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Prapanca ( Sanskrit ) and Papanca ( Pali ) concerns the tendency of our minds to speculate more and more..the origin of the word translates as expansion..
To give an example..it is night. We hear a sound downstairs, our mind forms the idea of a robber.
It then goes on to tell us a story that becomes more and elaborate..injury.. death..heroism...
All from hearing a sound. That is papanca.
Another example we speculate about some future scientific discovery and the way that it will affect humanity..the narrative takes on a life of its own.
It might be fun but it has little to do with suffering and the ending of suffering.
It is another exmple of Papanca.
The Buddha talks about Papanca in the Honeyball Sutta.
A lesser known sutta/sutra.
But one that is extremely interesting because it outlines a different model of the Nidanas than the more well known model.
A model that focuses on our emotional functitioning and the way that it affects perception.
It came as a bit of a surprise to me when I learned about Pure Land for the first time. Such a faith based approach seemed counter to what I had learned.
I don't know if Pure Land will take hold among westerners though. It seems to me that western converts to Buddhism are drawn to its practical and tangible aspects. If they wanted an approach to spirituality based on other power they'd probably just stick to some version of Christianity.
Its early days @person..Suzuki predicted that it would take several generations of western Buddhists before it took hold widely.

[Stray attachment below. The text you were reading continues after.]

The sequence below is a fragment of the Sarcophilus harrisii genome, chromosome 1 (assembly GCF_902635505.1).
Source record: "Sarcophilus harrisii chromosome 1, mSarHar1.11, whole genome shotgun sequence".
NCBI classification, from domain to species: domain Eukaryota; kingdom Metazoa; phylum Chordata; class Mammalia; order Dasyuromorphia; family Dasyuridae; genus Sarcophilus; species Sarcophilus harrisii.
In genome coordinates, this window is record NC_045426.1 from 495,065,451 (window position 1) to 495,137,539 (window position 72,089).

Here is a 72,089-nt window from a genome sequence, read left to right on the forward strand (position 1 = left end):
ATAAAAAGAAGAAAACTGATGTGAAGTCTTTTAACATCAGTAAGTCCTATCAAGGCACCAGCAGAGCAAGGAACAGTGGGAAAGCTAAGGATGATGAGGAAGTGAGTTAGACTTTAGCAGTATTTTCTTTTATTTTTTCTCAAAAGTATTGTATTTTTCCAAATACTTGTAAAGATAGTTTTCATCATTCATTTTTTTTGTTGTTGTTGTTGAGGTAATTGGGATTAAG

There are several Shin or Pure Land Sanghas in the UK which are growing apace.
I think its valuable to reflect on the fact that a rationalistic model of Buddhism might have its appeal to some..but that Buddhadharma is a very wide spectrum and that a literal belief in Other Power. Devas, Pretas, Rakshas etc is very much part of the Buddhist package that is shared by a majority of the world's Buddhists.
Such beliefs are not compulsory, but they are pretty pervasive.
I think we should avoid the two extremes of uncritical acceptance on the one hand, and talking down to ethnic Buddhists on the other.
It makes me cringe when I see western Buddhists saying to Malay or Sri Lankan or Nepalese Buddhists.." come over here old chap while I explain the Dharma to you..whose whole culture has been based on it for a thousand years , you see the first thing that you must understand is that some very important chaps in my country have decided that Buddhism is not a religion..."
Shakyamuni and 1000 armed Chenrezig ( Avalokitesvara ) as lobster says.
I am not sure that's Guru Rinpoche ( Padmakara ) though, it looks like Manju Shri to me. But hard to see because of the flowers.
I would guess that the smaller figure with the pointed hat top left is Tsongkapa the great Reformer.
The scrolls are the Kangyur and Tengyur..which former is the Buddhavacana 'words of the Buddha', translated into Tibetan. The Tengyur are the commentaries on the Kangyur.
Its a very typical Gelug shrine...
The Gelug is the monastic school of the Vajrayana. The school of which HH the Dalai Lama is a member.
I agree. Much better imo to internalise the meaning from seeing it used in a number of contexts...